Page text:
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The first purchase most people make after a computer is a printer. Ideals of the paperless office are yet to be any more than dreams and the need for paper copies of important information is still high. Most prospective printer buyers are on limited budgets and nearly all those who want colour opt for an ink-jet printer.

Inkjet technology is at such an advanced stage now that you can reproduce digital photographs that are hard to distinguish from traditional silver halide photography. The convenience of being able to print just the images you want at the time you want them and in the comfort of your home or office weighs heavily against the traditional ‘take it to the chemist’ alternative.

Ink-jets come in two varieties, though base level, general-purpose machines are beginning to acquire the feature sets of their more expensive photo-specialist cousins. Both varieties rely on comprehensive software control to provide clean, crisp output of text, graphics and photo-like images. They are the ideal tools for anybody wanting to reproduce computer information on paper.

Although any ink-jet printer, from those starting at well under £100, will claim to be capable of photographic print, there is a specialist breed of photo quality inkjet printers which attracts a price premium. Most of these top-tier machines offer extra facilities, such as six or seven-colour print and the ability to work directly from digital cameras or their memory cards, without the need for an intervening PC.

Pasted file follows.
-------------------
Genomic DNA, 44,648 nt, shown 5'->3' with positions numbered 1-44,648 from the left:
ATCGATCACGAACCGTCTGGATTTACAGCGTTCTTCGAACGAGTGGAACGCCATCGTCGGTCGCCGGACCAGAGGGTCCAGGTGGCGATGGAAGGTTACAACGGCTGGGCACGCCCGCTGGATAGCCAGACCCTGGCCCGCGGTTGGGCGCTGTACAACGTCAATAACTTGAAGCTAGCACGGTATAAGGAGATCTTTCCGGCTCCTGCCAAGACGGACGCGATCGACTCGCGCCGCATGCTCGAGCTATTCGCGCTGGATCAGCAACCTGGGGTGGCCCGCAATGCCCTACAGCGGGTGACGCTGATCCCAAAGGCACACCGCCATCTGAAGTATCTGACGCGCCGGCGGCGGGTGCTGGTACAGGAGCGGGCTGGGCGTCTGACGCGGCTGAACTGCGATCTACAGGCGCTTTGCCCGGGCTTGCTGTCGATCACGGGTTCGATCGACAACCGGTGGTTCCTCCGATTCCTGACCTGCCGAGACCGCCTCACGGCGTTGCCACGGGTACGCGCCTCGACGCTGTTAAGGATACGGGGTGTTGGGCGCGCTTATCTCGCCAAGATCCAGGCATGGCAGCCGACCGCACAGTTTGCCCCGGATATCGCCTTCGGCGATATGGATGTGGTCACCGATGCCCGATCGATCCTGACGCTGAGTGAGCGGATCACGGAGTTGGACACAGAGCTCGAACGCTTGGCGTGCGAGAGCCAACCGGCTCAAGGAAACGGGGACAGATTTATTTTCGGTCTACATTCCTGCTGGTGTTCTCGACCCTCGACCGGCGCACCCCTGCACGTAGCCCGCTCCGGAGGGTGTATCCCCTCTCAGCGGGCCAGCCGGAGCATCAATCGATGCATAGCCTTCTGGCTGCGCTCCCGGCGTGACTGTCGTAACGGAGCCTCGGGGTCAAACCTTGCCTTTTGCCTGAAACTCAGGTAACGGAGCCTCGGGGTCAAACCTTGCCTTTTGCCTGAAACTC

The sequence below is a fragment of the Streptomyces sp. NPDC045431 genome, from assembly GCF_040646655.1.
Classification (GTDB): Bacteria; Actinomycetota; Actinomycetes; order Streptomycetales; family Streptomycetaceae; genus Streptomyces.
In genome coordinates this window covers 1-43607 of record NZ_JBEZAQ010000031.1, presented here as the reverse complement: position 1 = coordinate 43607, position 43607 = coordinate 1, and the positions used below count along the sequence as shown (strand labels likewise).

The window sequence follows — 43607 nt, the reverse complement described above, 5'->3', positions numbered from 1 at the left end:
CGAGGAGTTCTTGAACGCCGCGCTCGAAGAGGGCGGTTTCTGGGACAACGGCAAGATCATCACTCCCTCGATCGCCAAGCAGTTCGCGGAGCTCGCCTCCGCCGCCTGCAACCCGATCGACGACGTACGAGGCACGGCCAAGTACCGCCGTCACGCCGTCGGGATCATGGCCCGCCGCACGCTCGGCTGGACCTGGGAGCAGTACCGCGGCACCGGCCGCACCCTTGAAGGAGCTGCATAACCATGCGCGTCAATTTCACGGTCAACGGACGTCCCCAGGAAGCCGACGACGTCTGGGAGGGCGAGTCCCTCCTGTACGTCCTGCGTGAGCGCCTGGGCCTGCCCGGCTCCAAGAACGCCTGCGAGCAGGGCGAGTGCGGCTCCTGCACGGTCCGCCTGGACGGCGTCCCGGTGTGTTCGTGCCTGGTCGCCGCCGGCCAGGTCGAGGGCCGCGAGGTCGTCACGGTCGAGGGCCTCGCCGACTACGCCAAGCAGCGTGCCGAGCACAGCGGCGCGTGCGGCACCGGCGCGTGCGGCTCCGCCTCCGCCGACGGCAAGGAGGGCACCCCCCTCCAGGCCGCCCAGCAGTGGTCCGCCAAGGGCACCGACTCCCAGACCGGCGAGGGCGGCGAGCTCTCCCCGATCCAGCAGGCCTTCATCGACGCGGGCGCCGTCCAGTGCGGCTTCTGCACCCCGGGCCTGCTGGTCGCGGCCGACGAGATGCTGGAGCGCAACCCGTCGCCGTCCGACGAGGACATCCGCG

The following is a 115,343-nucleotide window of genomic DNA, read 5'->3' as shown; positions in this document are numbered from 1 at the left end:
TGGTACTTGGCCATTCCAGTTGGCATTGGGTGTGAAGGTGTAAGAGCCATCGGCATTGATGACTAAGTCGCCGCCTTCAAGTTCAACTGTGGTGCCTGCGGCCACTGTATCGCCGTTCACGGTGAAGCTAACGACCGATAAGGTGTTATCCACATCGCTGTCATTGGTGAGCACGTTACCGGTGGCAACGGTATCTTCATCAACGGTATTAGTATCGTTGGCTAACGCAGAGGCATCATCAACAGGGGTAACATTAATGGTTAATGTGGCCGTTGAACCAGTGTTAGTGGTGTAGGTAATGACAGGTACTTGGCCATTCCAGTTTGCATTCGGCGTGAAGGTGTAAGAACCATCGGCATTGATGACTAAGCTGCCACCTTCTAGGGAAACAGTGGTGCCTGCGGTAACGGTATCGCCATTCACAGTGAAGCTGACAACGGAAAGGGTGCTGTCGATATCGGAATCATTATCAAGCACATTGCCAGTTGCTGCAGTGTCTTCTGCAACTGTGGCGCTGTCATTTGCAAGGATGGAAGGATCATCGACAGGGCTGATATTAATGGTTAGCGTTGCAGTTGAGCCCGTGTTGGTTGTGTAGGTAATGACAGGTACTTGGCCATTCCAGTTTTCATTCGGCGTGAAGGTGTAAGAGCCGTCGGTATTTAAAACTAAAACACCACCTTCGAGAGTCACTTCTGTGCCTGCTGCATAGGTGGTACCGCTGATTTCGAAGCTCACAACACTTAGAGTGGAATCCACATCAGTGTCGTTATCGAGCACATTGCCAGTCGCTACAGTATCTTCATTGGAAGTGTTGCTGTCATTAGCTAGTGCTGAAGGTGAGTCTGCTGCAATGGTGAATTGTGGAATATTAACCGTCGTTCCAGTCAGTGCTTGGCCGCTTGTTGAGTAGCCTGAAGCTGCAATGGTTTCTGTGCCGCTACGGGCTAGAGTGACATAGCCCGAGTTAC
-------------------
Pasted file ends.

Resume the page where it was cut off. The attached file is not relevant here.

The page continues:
There are other technologies for producing colour print, but none is as economic as inkjet. Colour lasers start at around £600, but the colour gamut they can reproduce is a long way from the near-photographic reproduction of even some of the cheapest ink-jet machines. Colour quality is improving, but the use of dry powder toner to mix the wide range of colours needed for photographs is still proving a problem.

Small format photo printers often use dye sublimation technology to transfer dyes directly from a film backing to print paper, but these are more expensive to run than inkjets and are usually restricted to 150mm by 100mm prints. One exception is the Olympus Camedia P400, which is fully A4, but costs around £2 per sheet to run.

There are plenty of rumours abounding that inkjet printers are sold below their manufacturing cost and it's certainly true that the price of some printers cannot leave much in the way of profit margin. The money is made not from the sale of the printer but from the sale of consumables, such as ink cartridges and paper, which are needed to run them.

Here, we’re testing four of the entry-level, general-purpose ink-jet printers and two of their more expensive, photo specialist relations. We are looking at their ease of use, the speed at which they reproduce text and graphics and the true costs of keeping them supplied with ink and paper. Cost of ownership is a real issue with inkjet printers, where the cost of two sets of cartridges can exceed that of the printer itself.

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